Hydrogen to fuel giant mining trucks in green shift by Anglo
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JOHANNESBURG - Anglo American Plc is advancing plans to convert its fleet of giant diesel-fueled mine trucks to hydrogen power as the company seeks to burnish its green credentials.
More than 400 mine-haul trucks could be rebuilt to use hydrogen fuel, with a pilot project starting next year at Anglo American Platinum Ltd.’s open-pit Mogalakwena operation in South Africa. A 3.5-megawatt electrolyzer will produce hydrogen on site, while the trucks will also be fitted with a platinum catalyst.
“Should the technology prove to be successful, it could be rolled out to the entire Anglo American fleet,” said Jana Marais, a spokeswoman for Johannesburg-based Amplats. Anglo also uses the trucks in Australia and the Americas.
Anglo and its global mining peers are under increasing pressure to cut greenhouse gas emissions and improve their environmental performance. The company plans to divest its thermal coal assets in South Africa over the next three years as investors demand that miners exit the world’s dirtiest fuel.
That wasn’t enough to prevent Norway’s $1 trillion wealth fund excluding Anglo from its investment portfolio in May as it doubled down on its climate action by making deeper cuts to its fossil fuel exposure. While Anglo spent decades positioning itself as an environmental and social champion, it has risked getting left behind on thermal coal, after Rio Tinto Group sold its last coal mine in 2018.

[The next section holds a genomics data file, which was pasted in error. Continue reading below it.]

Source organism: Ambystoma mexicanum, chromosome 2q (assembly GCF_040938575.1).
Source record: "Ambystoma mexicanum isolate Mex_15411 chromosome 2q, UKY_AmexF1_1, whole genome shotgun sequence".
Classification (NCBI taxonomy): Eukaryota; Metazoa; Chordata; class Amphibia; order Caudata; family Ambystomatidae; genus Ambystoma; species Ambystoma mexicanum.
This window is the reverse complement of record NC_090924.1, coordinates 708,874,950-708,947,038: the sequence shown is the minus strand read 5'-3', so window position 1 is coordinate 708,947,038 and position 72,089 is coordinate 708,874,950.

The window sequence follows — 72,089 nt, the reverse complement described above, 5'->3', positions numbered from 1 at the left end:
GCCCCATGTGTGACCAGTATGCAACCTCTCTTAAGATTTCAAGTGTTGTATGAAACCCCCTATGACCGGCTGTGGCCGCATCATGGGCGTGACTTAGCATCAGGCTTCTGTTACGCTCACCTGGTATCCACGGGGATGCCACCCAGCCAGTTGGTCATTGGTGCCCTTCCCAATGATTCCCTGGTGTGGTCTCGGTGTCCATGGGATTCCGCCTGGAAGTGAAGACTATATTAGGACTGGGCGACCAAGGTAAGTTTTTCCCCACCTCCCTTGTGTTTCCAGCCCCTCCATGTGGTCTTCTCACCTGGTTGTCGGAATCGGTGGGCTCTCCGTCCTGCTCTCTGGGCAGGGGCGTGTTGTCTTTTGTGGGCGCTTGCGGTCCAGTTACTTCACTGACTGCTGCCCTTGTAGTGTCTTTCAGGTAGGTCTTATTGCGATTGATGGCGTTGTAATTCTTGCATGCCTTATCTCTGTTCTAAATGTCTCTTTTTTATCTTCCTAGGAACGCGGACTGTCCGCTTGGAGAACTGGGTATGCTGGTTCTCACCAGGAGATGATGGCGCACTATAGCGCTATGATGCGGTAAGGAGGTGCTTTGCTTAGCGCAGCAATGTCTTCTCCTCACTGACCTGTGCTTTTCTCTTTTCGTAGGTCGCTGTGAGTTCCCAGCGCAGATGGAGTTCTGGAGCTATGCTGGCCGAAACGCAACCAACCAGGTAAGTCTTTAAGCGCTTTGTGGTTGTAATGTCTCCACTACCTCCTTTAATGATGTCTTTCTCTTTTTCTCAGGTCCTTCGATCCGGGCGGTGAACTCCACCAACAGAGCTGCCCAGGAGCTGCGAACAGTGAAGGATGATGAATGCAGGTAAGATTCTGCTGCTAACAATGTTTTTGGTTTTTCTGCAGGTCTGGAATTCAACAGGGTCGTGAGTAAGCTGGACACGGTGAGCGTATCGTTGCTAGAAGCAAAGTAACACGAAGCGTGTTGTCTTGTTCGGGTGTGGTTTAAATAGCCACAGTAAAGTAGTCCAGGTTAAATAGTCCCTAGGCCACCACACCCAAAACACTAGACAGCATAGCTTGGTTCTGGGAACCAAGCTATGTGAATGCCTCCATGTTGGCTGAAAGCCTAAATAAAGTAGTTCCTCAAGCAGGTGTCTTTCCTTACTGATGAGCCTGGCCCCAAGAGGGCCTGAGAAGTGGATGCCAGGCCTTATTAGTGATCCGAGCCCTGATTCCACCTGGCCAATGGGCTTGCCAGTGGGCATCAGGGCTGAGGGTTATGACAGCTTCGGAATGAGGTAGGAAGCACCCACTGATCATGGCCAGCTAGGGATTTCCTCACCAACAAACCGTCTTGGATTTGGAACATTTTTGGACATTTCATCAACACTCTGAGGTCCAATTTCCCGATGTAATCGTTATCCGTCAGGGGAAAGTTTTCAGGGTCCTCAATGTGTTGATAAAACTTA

Anglo has reiterated targets to reduce greenhouse gas emissions by 30% over the next decade compared with a 2016 baseline, according to Bloomberg Intelligence. Long-term goals include a net carbon-neutral business by 2040.
The hydrogen truck could cut emissions at Anglo’s mines to zero, said Marais, without disclosing how much the company is investing in the initiative. The truck conversions will be carried out by Engie SA.
“We are developing a technology that we believe will set a new trajectory for zero emissions,” Marais said.
Truck makers are trying to commercialize hydrogen technology that’s been in development for two decades, but has been held back by prohibitive costs and a lack of infrastructure. While the vast majority of heavy-duty rigs are powered by diesel engines, manufacturers and parts suppliers have stepped up development of alternatives to comply with stricter emission rules.